We’ve got a really tasty Premiership round of fixtures this weekend, with almost every single…
Brendan Rodgers is a lot smarter than he often lets on. Looking ahead to Sunday’s Old Firm clash with Rangers, the Celtic manager was asked about the age-old cliche: pressure. The former Swansea and Liverpool manager, well-trained in media relations, decided to flip the question on its head and suggested his opposite number, Graeme Murty, was actually the man facing far more of the heat, because his side often falter at home.
The Celtic boss doesn’t really believe that. His media team probably didn’t believe it either. Nor did the journalists sitting a few feet away from him. In fact, every Celtic and Rangers fan is also perfectly aware of the fact that any pressure applied to Sunday’s game will be funneled directly through the Celtic dugout – whether they’re willing to admit it or not.
Indeed, the coming clash between the Scottish Premiership’s first and second-placed sides is so much more than a potential “six-pointer” in what many have convinced themselves to be a genuine title race. It’s a test of Rodgers and his Celtic side. And whether they’re willing to once again exert their dominance and keep Rangers in a place they firmly believe they belong.
This situation is entirely of Rodgers’ own making. His historical treble-winning, debut season set a standard and degree of expectations that may ultimately prove impossible to match, but for the time being is exactly how the Celtic manager will indeed be judged.
Winning the Premiership by a handsome 30-point margin over Aberdeen and an incredible 39 points above Rangers was always going to send Celtic fans delirious. But the flip side to such euphoria is a potent yardstick that will be used in a few months time to decide whether or not Rodgers’ side have progressed or regressed. Specifically in relation to Rangers’ notable improvements.
To the Celtic manager’s credit, so far each and every challenger to his dominance has met a familiar fate. Ask Derek McInnes, who has tried every tactic in the book to best a superior Celtic side with little luck, just how ruthless Rodgers can be. Or Stephen Robinson, whose Motherwell side had the audacity to dream of causing an upset in the League Cup final earlier in the year and found themselves physically and emotionally drained after a three-match showdown.
Even Rangers fans can attest to Rodgers’ unquenchable desire for first place. Under the questionable stewardship of Pedro Caixinha, the Celtic manager was quick to exert his dominance with a 9-1 aggregate scoreline over his Portuguese counterpart in just three games. With all the optimism in the world, Caixinha never looked like a coach ready to go toe-to-toe with Rodgers.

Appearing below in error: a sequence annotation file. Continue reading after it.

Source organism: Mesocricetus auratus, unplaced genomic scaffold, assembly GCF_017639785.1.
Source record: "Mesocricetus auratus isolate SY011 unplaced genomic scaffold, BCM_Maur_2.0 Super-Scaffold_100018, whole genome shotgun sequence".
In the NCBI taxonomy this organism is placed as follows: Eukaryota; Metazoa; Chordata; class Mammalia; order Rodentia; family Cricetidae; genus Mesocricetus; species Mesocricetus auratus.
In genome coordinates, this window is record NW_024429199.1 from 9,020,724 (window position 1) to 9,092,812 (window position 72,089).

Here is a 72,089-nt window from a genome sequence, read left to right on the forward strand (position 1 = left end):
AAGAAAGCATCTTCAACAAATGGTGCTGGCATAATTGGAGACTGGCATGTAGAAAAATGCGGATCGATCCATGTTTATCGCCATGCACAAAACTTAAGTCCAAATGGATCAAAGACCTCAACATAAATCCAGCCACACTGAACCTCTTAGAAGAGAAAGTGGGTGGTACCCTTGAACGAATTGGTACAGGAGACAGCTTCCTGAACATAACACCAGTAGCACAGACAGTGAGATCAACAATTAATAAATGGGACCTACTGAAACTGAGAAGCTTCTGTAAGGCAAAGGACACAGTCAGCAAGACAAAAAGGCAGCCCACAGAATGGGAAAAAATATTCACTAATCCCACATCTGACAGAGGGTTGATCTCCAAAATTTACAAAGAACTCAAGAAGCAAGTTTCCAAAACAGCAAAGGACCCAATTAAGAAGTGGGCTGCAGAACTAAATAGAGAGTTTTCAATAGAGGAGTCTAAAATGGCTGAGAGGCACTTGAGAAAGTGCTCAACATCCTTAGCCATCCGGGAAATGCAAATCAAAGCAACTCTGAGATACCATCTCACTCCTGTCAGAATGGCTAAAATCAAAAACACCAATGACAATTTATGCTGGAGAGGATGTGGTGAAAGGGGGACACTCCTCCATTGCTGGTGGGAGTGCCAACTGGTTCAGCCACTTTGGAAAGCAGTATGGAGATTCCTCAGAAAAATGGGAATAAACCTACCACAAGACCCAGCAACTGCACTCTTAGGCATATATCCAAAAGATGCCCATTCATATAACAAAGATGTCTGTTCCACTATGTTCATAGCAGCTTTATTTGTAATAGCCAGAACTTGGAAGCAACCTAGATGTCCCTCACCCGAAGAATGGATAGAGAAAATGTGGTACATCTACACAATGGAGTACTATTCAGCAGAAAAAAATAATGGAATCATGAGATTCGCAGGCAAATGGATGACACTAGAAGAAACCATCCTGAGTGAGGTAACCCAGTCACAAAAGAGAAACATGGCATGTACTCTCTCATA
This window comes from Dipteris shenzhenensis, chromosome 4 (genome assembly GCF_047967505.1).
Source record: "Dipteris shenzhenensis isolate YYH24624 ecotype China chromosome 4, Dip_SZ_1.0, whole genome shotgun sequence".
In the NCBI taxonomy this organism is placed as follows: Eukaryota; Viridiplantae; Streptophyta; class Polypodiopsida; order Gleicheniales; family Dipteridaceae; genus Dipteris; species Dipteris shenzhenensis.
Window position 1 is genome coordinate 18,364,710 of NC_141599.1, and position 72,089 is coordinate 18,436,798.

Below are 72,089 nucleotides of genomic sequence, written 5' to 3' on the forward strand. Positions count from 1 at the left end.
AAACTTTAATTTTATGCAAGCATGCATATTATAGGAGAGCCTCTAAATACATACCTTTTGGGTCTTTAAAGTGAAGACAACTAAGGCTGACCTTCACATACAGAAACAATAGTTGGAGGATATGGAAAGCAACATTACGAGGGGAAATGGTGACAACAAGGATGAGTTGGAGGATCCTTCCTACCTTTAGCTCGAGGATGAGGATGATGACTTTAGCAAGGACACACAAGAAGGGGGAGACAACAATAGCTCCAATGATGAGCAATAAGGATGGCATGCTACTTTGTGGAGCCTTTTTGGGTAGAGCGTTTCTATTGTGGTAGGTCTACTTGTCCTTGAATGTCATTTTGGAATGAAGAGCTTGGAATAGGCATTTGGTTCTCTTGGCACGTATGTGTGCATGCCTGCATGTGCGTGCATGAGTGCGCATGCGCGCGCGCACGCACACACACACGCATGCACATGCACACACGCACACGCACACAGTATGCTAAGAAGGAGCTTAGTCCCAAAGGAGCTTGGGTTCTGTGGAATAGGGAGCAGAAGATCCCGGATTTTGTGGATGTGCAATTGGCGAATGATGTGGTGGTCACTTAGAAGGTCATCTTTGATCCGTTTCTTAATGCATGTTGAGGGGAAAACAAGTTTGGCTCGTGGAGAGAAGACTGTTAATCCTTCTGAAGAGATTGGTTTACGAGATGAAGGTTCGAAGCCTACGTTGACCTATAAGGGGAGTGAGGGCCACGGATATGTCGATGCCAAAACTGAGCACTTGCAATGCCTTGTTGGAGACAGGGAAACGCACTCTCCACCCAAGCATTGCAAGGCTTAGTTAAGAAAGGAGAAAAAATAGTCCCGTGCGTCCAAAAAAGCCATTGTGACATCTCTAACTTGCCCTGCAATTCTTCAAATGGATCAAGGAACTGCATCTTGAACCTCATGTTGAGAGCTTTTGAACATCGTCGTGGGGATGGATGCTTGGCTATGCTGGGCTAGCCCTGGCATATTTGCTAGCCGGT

Yet Rangers now have a new man on the sidelines. Perhaps just as peculiar as his predecessor, Murty’s baby-faced reactions, soft smile and humble, gentle demeanour hardly hark back to the cold, authoritarian managers that have brought success to Rangers in the past. Yet here he stands with two draws from two games against Celtic’s monarchical leader.
Indeed, if Murty has simply refused to partake in his club’s exuberant and recurring contributions to the “banter years” over the past two years, then it is perfectly showcased through the manner in which Rangers have not only steadied the ship under their interim coach but wholeheartedly excelled, while rebuilding a squad that has raced to second place in no time at all.
While Rodgers was galavanting over Europe, hoping to expand the horizons of his success at Celtic, Murty has slowly but surely built notable momentum right under his nose. And despite the contrast that may remain in quality between both squads there’s plenty of reason to believe Rangers could cause all sorts of problems on Sunday.
If Rodgers’ dominance of the Premiership is Scottish football’s equivalent of the gold standard then it should be noted that the Celtic manager’s points-per-game tally of 2.29 is only marginally better than Murty’s 2.11. And that over the past 15 league games Celtic have won 31 points to Rangers’ 34.
If nothing else, Murty has spent his 19 games in charge proving that Rangers are indeed the second best team in Scotland. And on Sunday he gets a chance to take a shot at the only manager above him in the league table.
The result from this coming game won’t impact the league and it probably won’t alter the eventual destination of the last, two remaining pieces of silverware on offer between now and May either. Yet it is an opportunity for Rodgers to stand up to this new contender – to this bubbling red, white and blue revolution in Govan – and put him back in place.